Kinderling Conversation host Shevonne Hunt explores the ins and outs of disciplining someone else’s child.
We’ve all been there. It could have happened at a playground, at the dinner table or in the lounge room of your home.
Someone else’s child behaves badly. Perhaps they pushed someone over, used a bad word or jumped on your new couch with dirty sneakers.
When it comes to bad behaviour in children I tend to err on the side of compassion. There is often a myriad of reasons why a young child will do the ‘wrong’ thing, and sometimes they don’t even know when it’s wrong.
But recently I’ve started to think, is it my responsibility to pull the child into line? I’m the adult after all, and if their adult isn’t there – isn’t my job to put the boundaries in place?
I’ve given it some thought and asked Derek McCormack, Acting Executive Director at the Raising Children Network for his advice. Here are his recommendations and some ideas that might help you.
1. How would you feel about someone disciplining your child?
When my daughter was around three, a family friend yelled at her. She ran crying to me. At the time my husband said that it was appropriate as she had been doing the wrong thing. I disagreed.
I disagreed because discipline in my view is not about yelling. It’s not shaming and it doesn’t involve anger. Discipline is about guiding a child to better behaviour.
Listen to Robin Barker’s tips for disciplining toddlers:
I know not everyone shares this approach to discipline, so if I see a child doing something that I would consider bad behaviour, I need to assume their parents have their own ideas about what counts as discipline.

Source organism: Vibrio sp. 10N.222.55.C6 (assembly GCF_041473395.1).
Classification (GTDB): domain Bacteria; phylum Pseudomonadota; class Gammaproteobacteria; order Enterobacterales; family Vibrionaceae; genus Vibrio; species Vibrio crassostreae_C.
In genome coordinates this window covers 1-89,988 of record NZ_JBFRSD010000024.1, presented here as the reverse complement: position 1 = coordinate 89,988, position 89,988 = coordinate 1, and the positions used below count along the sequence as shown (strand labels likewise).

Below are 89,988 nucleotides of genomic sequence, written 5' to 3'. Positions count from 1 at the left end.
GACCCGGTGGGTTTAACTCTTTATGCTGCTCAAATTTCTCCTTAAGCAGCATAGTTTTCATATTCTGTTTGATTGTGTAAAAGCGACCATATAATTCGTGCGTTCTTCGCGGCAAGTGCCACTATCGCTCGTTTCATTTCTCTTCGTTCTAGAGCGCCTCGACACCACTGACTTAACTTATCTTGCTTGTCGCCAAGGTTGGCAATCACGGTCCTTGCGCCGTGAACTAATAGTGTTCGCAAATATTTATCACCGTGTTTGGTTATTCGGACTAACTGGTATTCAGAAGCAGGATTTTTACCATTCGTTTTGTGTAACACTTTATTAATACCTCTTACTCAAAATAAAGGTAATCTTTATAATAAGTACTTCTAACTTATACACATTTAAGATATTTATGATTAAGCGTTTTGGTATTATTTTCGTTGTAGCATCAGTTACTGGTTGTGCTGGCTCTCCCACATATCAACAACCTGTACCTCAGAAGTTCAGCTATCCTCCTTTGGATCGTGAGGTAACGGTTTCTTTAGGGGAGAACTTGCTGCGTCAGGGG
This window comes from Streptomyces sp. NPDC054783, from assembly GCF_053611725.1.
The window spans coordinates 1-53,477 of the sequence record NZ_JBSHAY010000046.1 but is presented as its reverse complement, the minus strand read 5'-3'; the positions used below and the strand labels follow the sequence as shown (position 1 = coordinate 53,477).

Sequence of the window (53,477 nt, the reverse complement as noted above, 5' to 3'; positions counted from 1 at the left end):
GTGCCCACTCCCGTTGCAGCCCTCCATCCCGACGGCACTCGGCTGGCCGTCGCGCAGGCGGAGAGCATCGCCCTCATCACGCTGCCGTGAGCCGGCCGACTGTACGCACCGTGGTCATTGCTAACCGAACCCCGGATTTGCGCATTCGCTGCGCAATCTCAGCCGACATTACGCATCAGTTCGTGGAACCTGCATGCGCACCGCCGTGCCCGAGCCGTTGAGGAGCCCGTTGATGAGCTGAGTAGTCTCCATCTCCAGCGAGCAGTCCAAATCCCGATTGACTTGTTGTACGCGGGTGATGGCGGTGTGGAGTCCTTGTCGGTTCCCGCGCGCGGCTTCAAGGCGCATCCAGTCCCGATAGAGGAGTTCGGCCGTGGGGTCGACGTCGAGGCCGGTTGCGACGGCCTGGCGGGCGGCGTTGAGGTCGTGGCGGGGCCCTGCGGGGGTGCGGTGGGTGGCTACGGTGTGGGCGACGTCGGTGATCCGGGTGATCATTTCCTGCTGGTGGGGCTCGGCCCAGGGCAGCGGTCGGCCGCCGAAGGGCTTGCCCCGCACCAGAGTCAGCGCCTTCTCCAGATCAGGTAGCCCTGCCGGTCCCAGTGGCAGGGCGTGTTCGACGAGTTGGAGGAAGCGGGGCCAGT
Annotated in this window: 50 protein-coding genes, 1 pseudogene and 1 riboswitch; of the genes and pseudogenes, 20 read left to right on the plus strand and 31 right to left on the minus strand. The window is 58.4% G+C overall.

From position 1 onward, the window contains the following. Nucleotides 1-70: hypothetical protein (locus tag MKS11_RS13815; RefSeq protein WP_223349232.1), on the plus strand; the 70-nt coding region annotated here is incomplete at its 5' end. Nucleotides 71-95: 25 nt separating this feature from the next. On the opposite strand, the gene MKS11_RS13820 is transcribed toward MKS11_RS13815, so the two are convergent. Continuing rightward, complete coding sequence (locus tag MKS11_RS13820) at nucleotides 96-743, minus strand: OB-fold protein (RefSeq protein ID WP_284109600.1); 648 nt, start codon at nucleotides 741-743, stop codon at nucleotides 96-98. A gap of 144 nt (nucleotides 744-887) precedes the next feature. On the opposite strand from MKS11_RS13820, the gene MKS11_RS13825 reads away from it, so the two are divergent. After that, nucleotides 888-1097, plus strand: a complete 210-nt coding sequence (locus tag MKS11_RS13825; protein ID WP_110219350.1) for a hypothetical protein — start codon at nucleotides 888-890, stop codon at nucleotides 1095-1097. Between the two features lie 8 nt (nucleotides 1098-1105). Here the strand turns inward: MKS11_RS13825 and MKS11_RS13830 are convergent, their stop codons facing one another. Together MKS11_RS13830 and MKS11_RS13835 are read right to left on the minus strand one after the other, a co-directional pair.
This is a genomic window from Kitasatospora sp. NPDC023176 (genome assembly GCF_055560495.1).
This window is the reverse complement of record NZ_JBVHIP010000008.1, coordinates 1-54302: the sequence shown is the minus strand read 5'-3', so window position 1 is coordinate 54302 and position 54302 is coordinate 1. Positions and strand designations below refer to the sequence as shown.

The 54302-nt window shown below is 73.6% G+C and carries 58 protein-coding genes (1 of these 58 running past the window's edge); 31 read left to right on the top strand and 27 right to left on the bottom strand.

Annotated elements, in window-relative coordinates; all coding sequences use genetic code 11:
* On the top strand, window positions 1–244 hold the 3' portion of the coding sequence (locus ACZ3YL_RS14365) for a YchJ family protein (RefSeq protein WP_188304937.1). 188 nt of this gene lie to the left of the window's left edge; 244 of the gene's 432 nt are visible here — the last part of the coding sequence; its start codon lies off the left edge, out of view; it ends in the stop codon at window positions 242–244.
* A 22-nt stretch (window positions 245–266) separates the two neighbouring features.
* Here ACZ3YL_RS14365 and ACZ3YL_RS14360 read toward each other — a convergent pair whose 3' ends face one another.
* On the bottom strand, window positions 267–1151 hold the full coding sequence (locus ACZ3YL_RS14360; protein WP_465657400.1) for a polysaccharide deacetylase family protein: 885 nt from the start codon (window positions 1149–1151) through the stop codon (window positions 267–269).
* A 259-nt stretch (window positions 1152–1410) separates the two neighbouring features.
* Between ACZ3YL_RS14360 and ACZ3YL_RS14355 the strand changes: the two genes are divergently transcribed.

2. If you are looking after someone else’s child, don’t assume she know your family rules
We all know what happens when you assume.
Derek says we need to be aware that you might have different rules to the visiting child’s family.
“It is important that other children coming into the family home respect the rules of the family they are visiting. If the child breaks the family rules, it would be appropriate to gently let the visiting child know. For example, we don’t allow swear words in this house or we don’t jump on the couch with dirty shoes.”
And if there’s something you really can’t abide (like jumping on the couch) let the child know the boundaries before the playdate starts.
3. If you do have to step in, do it gently
Derek says that sometimes another adult does need to step in. If you feel that intervention is necessary there are a number of ways you can address the problem.
“Depending on the age of the child, it is often best to use distraction and/or humour to change the behaviour rather than ‘telling off,” he explains.
You don’t need to let things get out of hand, you can be firm without being unkind.
4. When it comes to other people’s children, ask what the parents are okay with
My sister and I often do a babysitting swap. I’ll look after her kids, and she’ll look after mine.
Most times we both see the swap as a bit of a treat for the kids. The rules aren’t the same when she’s looking after them. I don’t expect her to get them to bed on time, and I don’t mind if she slips them a lolly or lets them stay up late to watch TV.
But the first time I looked after my niece and nephew I didn’t ask her anything. I didn’t ask what time she wanted them in bed, whether they were allowed two serves of chocolate ice cream or if they could watch TV in her bed.
I felt terrible, like I was letting her and the kids down. I was also a bit harsher with them than I needed to be when they went to bed.
Now I know she doesn’t expect me to discipline her kids. She’s happy for me to be the “fun aunty”. I know she doesn’t expect me to keep them in line, and I’m okay with that. I also know that she’s happy for me to be firm if they do push things too far.
It’s all pretty obvious stuff, but I feel better knowing I can check in with these points if one of my kids’ friends ends up being a little ratbag.
Which I am yet to experience, but hey, I like to be prepared!
Have you ever had to step in with someone else’s child?